Some stereos can receive a signal just outside the commercial band at either end of 88 and 108. I legally can buy everything I need on eBay to transmit my own personal radio station.

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What legal problems may I run into not having a license for while transmitting on low power just outside the commercial frequency ban. What are my limitations to transmit a prerecorded, remixed and non-profit music freely?


What legal problems might you run into?

Well, you'd be violating 47 USC 301, which requires a license for anyone broadcasting in the United States. Penalties for that are given in 47 USC 501 (a fine of up to $10,000 and up to a year in prison), 47 USC 502 (an additional fine of $500 per day of violation), 47 USC 501(b)(2)(D) (forfeiture of up to $10,000 per day, with a maximum of $75,000), and 47 USC 510 (forfeiture of your equipment).

"Just outside the FM band" on the low end (below 88 MHz) is television channel 6, while on the high end (above 108 MHz) are frequencies used for airplane navigation. If your transmission interferes with a licensed user of channel 6, you're also in violation of 47 USC 333, which carries much the same penalties as violating section 301, but without the forfeiture of equipment. If your transmission interferes with air navigation, you're in violation of 49 USC 46308, which carries a penalty of up to five years in prison and a fine of up to $5,000.

Honestly, you'd be better off broadcasting inside the FM band: there, you can broadcast without a license under 47 CFR 15, which limits you to a broadcast power of 250 microvolts per meter at 3 meters (basically, you can broadcast to anyone in your house or maybe the next house over).

  • What would be the penalty for first-time offenders? That's the maximum penalty and I can see it as a repeat offender getting those fines but as long as you stay "below the radar" and don't interfere with anybody else's signal would I be safe into doing so? – Muze the good Troll. Jul 11 at 20:21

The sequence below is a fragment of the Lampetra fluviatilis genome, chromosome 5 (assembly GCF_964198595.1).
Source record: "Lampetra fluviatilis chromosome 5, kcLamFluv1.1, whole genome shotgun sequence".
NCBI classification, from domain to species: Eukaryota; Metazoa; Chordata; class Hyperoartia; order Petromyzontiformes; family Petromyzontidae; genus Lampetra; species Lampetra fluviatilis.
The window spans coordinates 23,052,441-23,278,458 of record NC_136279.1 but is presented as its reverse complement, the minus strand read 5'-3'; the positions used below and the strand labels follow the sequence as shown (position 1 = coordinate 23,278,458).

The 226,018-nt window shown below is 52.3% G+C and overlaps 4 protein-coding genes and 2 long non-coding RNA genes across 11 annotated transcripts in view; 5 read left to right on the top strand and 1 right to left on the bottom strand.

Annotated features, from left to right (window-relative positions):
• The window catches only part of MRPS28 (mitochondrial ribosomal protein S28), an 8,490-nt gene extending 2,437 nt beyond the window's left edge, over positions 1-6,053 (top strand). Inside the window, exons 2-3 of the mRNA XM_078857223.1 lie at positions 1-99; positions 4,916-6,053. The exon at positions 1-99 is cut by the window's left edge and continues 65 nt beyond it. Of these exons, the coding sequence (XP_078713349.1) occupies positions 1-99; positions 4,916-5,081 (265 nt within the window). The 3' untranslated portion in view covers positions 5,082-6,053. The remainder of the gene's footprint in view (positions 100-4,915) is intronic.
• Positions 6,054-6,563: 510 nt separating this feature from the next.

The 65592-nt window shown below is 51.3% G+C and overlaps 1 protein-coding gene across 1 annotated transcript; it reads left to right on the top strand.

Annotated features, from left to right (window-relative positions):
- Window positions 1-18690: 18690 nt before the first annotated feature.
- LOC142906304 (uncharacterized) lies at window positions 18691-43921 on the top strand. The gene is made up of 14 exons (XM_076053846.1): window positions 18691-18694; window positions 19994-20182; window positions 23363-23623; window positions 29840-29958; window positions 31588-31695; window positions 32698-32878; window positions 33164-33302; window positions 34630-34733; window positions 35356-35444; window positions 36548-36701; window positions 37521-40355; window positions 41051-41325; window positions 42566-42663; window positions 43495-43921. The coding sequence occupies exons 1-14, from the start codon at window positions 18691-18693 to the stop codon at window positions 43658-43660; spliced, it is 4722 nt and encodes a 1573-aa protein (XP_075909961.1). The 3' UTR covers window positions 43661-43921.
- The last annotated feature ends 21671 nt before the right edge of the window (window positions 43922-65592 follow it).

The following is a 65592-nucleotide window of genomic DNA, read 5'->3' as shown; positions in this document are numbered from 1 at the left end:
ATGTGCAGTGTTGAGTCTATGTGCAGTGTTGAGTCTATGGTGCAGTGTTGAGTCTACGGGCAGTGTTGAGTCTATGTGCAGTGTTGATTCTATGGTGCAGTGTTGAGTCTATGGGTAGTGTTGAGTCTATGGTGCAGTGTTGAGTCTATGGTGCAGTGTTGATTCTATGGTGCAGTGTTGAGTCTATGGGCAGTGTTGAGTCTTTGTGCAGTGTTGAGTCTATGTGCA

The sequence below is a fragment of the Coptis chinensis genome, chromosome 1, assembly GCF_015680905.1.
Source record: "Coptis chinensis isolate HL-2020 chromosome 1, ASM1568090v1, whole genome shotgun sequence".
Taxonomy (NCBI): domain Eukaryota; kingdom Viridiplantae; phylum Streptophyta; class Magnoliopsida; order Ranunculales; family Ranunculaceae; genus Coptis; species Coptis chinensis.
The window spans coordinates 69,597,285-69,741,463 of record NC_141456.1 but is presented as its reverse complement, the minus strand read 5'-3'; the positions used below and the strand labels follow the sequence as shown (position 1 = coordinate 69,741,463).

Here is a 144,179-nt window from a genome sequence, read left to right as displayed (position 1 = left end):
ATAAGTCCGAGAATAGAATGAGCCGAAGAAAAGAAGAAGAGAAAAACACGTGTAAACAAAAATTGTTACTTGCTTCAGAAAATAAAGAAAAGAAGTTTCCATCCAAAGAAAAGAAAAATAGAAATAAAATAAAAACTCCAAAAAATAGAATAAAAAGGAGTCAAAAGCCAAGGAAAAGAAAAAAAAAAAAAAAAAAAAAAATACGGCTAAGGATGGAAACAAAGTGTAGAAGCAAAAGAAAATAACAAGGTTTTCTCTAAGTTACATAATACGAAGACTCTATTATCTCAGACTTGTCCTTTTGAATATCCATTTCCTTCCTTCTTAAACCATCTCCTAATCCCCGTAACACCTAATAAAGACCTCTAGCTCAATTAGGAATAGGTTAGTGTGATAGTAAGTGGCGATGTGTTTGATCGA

• The penalty is highly variable: an individual broadcasting to their local neighborhood might get away with a small fine and loss of their equipment; a company running a high-power pirate radio station might see the maximum possible penalty. If you really want to run a personal radio station, I strongly recommend taking advantage of 47 CFR 15, which lets you legally run a very-low-power FM station without a license. – Mark Jul 11 at 20:31
  • I read something about non-commercial licenses. But it also said that they are no longer taking applications. The ideas that I cover 30 or 50 mile radius but at the very least a 5-mile radius – Muze the good Troll. Jul 11 at 20:35
  • A 50-mile radius is solidly into the professional end of things: you'll need a class C or C0 license, an antenna either several hundred meters tall or on top of a similarly prominent hill (which will require both a local building permit and FAA approval), and better equipment than you're likely to find on Ebay. A 5-mile radius could be done with a class A or LPFM license (or a class D license, but they're not issuing those any more) and a 30-meter antenna (still requiring a building permit, but probably not FAA approval). – Mark Jul 12 at 22:15

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